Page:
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ADHD Hunter versus Farmer Theory


ADD (Attention Deficit Disorder) and ADHD (Attention Deficit Hyperactivity Disorder) have been with mankind since Adam. Why is it only recently that it has become a problem? This is the question former psychotherapist Thom Hartmann asked. He then drew a logical conclusion, that ADD and ADHD are a result of natural adaptive behavior.


Thom Hartmann then proposed the hunter vs. farmer theory as a theory explaining ADHD and AADD (Adult Attention Deficit Disorder).


This ADHD theory answers many of the questions about ADHD and accepting this theory explains the behaviors and difficulties some individuals with ADD/ADHD experience. It does not give all the answers, as there are over 100 causes of ADHD like behavior.


Like some other alternative ADHD theories, this originated from a child getting the ADHD diagnosis and the parent thinking, “My child does not have a disorder.” Thom Hartmann’s son was diagnosed and that got him to look at the ADHD controversy seriously. His conclusion was, “It's not hard science, and was never intended to be.” ADHD is only a list of symptoms, with no criteria directly connected to any cause or disorder.


According to this theory, humans were nomadic hunter-gatherers for thousands of years, but as people started farming and living settled lives other personality traits, more suitable to a sedentary life, developed. The ADHD person is then someone who has retained some of the older hunter-gatherer characteristics. So-called “normal” people are the “farmers.”


This theory has been validated by a number of studies of people living traditional tribal and nomadic lifestyles. Those tribes’ people who continued their traditional lifestyles had no problems with their ADD and ADHD, but members of the same tribe living in towns had ADHD problems like those in western society.


The people that are covered by this theory have an ADD or ADHD personality. They do not have a disorder, but need to find their niche in our modern western society. A part of this adaptation is finding a career that suits their personalities and not, as is so often the case, fit themselves into a career considered a “good career” for the average individual.


An important talent ADHD people have is the ability to hyperfocus. Hyperfocus is an intense form of mental concentration or visualization that focuses consciousness on something. It is like tunnel vision where the rest of the world is cut off, blocking out potential distractions. It is in this state that the ADD personality’s creative imagination is at work. Hyperfocussing can either be while thinking, or while engaged in some activity.


It is connected with a vivid and creative and imaginative mind. However, if they are distracted it becomes hard to hyperfocus again. Hyperfocussing is part of the explanation why people with an ADHD personality have a distorted or lacking a sense of time. Hyperfocussing makes it easier to meditate and relax if one is accepts this gift and not be worried that one is not like everyone else.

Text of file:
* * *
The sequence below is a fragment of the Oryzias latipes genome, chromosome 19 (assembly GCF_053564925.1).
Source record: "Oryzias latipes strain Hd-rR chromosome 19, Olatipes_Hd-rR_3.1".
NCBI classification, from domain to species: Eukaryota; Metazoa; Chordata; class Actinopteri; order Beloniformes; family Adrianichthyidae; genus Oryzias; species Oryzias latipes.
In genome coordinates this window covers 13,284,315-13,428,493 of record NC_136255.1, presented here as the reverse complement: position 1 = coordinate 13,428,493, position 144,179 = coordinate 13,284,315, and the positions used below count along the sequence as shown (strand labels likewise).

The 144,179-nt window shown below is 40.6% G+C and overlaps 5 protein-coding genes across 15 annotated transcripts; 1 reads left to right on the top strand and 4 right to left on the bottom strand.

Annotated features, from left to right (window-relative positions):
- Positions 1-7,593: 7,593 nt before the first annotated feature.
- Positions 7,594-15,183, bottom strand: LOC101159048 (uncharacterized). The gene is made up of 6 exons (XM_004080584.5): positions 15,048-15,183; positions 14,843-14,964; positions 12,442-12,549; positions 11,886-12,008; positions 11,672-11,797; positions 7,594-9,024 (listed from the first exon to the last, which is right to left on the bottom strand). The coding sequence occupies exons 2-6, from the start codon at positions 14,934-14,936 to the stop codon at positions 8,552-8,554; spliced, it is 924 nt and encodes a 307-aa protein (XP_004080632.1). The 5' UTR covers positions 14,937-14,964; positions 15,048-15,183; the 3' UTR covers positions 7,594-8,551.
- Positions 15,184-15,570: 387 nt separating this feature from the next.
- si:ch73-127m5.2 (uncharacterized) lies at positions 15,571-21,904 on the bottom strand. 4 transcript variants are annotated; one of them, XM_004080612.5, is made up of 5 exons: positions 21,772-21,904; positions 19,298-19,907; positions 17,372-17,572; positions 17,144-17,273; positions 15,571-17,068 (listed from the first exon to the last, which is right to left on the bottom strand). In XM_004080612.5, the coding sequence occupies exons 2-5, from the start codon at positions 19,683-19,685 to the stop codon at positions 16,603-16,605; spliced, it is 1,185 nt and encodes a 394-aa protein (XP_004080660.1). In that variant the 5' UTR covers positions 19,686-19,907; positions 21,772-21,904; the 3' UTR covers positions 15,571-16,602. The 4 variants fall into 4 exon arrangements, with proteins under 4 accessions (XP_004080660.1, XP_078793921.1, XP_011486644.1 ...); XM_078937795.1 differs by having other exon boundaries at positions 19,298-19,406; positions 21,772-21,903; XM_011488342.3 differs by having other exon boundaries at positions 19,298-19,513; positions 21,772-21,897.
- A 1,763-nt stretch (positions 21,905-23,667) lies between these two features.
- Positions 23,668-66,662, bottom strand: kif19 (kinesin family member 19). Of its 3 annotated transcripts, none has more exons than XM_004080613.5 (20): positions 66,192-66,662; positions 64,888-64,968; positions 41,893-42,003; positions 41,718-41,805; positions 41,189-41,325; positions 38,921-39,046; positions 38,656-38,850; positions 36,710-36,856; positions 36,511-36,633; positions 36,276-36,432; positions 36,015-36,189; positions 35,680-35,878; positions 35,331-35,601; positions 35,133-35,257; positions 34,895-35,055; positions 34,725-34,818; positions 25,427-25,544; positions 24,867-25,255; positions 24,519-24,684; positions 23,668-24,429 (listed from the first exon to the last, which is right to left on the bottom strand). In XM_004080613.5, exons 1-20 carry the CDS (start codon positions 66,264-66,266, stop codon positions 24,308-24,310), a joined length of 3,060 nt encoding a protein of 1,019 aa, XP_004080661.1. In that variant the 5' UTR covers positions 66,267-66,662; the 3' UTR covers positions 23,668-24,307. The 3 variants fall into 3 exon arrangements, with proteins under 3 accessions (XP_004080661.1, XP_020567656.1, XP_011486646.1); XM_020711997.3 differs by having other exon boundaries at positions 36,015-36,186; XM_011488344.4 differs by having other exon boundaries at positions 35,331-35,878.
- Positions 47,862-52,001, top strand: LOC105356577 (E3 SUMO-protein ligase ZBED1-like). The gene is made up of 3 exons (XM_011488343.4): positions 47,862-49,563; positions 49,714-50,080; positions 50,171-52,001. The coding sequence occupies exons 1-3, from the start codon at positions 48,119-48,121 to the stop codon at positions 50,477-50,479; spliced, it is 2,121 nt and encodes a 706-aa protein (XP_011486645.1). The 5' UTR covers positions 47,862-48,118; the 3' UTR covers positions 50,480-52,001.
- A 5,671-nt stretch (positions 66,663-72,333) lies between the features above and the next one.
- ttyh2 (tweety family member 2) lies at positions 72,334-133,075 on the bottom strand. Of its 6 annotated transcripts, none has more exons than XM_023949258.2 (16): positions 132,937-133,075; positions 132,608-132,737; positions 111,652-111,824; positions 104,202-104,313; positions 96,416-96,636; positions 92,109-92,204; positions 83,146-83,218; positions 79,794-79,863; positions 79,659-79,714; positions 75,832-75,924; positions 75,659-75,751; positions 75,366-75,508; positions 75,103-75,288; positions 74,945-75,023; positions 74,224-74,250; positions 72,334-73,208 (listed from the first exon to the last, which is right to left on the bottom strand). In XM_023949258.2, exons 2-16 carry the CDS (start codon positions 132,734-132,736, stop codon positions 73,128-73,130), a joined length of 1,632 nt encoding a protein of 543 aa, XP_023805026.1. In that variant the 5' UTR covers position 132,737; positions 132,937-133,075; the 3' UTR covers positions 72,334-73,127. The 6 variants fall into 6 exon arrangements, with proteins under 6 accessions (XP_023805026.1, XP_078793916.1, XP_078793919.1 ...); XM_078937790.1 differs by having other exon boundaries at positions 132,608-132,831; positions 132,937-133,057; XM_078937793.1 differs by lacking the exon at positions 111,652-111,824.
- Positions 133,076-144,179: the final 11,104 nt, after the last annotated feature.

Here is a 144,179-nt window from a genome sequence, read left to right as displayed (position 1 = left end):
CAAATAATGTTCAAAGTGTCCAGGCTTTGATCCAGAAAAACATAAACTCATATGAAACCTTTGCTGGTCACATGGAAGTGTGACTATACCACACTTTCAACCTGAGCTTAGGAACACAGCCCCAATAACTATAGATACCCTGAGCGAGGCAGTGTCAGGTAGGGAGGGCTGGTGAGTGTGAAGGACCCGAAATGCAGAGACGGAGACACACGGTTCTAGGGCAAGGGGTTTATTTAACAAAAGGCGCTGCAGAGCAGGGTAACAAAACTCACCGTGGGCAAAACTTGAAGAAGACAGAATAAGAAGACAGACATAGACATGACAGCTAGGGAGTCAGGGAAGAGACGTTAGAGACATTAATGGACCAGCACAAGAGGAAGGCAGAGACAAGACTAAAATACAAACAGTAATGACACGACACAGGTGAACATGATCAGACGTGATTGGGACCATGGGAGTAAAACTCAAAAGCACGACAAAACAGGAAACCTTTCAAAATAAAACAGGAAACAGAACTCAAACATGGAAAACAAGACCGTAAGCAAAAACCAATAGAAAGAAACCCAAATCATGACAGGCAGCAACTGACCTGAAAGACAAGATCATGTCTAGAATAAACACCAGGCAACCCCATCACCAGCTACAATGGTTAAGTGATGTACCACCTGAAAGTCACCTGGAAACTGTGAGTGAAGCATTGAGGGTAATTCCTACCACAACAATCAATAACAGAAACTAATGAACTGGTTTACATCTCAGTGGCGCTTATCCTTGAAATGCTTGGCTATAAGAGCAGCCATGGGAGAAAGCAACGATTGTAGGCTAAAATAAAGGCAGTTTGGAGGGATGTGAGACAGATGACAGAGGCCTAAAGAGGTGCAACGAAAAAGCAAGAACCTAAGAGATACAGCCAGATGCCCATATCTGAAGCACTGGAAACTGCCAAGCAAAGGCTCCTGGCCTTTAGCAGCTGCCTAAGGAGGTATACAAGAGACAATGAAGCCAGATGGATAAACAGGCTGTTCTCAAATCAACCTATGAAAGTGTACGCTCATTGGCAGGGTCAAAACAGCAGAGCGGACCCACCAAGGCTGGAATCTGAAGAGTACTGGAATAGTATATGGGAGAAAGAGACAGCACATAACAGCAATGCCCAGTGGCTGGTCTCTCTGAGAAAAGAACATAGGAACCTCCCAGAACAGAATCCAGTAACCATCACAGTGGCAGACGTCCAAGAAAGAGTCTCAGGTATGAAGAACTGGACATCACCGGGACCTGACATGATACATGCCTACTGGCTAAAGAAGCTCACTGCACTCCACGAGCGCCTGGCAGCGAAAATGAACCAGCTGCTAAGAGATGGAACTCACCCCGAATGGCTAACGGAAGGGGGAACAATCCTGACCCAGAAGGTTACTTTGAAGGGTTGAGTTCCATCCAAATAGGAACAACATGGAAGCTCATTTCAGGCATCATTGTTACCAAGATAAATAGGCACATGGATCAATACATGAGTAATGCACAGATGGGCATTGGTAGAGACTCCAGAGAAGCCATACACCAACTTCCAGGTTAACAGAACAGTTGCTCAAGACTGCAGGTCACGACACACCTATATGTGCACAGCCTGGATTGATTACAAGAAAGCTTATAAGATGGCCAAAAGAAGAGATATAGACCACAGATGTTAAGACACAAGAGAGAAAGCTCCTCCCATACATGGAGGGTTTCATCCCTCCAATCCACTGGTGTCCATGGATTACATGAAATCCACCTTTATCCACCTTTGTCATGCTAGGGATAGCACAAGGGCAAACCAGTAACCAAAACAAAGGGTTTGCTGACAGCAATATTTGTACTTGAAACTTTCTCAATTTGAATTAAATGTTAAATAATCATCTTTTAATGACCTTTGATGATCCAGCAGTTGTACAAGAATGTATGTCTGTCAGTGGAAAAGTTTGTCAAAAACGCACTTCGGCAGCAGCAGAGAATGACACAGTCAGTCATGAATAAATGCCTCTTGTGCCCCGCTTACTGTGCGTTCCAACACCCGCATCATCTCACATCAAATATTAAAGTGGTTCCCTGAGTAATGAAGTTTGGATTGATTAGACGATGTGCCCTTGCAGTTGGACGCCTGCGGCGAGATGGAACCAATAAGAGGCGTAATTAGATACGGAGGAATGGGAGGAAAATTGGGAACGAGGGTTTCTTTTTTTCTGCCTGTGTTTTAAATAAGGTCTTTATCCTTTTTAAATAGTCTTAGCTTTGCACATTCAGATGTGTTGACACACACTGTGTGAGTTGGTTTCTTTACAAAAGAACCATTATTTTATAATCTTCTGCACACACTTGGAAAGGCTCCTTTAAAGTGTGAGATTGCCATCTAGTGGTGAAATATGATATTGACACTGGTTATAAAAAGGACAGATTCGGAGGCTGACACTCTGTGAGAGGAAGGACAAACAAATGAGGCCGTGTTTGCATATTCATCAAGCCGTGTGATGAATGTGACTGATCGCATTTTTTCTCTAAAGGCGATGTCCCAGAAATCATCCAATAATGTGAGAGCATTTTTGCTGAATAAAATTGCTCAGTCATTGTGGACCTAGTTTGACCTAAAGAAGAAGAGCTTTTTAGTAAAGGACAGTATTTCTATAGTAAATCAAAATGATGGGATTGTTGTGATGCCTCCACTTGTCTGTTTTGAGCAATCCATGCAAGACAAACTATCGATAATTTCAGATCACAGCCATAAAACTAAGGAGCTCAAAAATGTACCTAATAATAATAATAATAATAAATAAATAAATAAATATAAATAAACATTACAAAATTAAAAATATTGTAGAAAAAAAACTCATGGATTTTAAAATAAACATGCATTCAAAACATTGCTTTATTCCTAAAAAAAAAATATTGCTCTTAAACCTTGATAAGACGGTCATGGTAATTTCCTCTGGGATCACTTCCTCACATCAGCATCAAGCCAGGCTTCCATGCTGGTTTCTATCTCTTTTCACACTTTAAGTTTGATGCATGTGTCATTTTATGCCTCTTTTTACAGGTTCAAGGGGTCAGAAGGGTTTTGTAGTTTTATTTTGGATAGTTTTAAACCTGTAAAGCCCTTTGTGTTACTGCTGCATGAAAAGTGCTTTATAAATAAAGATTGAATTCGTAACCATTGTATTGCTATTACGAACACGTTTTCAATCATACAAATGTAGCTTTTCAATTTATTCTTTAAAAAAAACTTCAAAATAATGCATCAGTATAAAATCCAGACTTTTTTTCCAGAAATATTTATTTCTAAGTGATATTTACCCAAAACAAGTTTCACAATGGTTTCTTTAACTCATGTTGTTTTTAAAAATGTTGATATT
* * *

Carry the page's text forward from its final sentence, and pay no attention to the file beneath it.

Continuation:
These people can also rapidly shift their focus and attention. Their minds work in parallel processes so they can hold multiple thoughts. This ability causes problems at school when they are presented with specific tasks to do. They think in a more intuitive way than the school teaches. They do not do well when told what to think and how to think.


The hunter has to be aware of signs of their prey, dangers, and make quick decisions. This is a stimulating experience, where impulsivity and hyperactivity, two symptoms of ADHD, are beneficial. For such a child, sitting in a classroom and forced to do some boring or repetitive work, will heighten every distraction from the classroom and even from outside. This is the reason for their distractibility.


Hyperfocussing is a mental ability that is a natural expression of personality. It is not an ability, which can be switched on or off at will and it is situational. This has led to many erroneous conclusions by ADHD researchers, who assume all children are the same, and those who are not average have a disorder. It is the child’s own interest, which triggers it, not when, told to do something.


The errors many leading ADHD researchers make is to assume that only one way of thinking or learning is “normal” and a child thinking or learning another way is a “disorder.” There are many learning styles, which are personality traits. These academics have arbitrarily defined “normal” behavior as behavior most suitable in the conventional classroom.


The average school classroom environment is not a natural environment for a young child. Children are not designed to sit still for hours doing tasks that may be perceived as boring. This is not normal, and the reactions of ADD and ADHD children through various hyperactive or daydreaming behaviors are their coping strategies.






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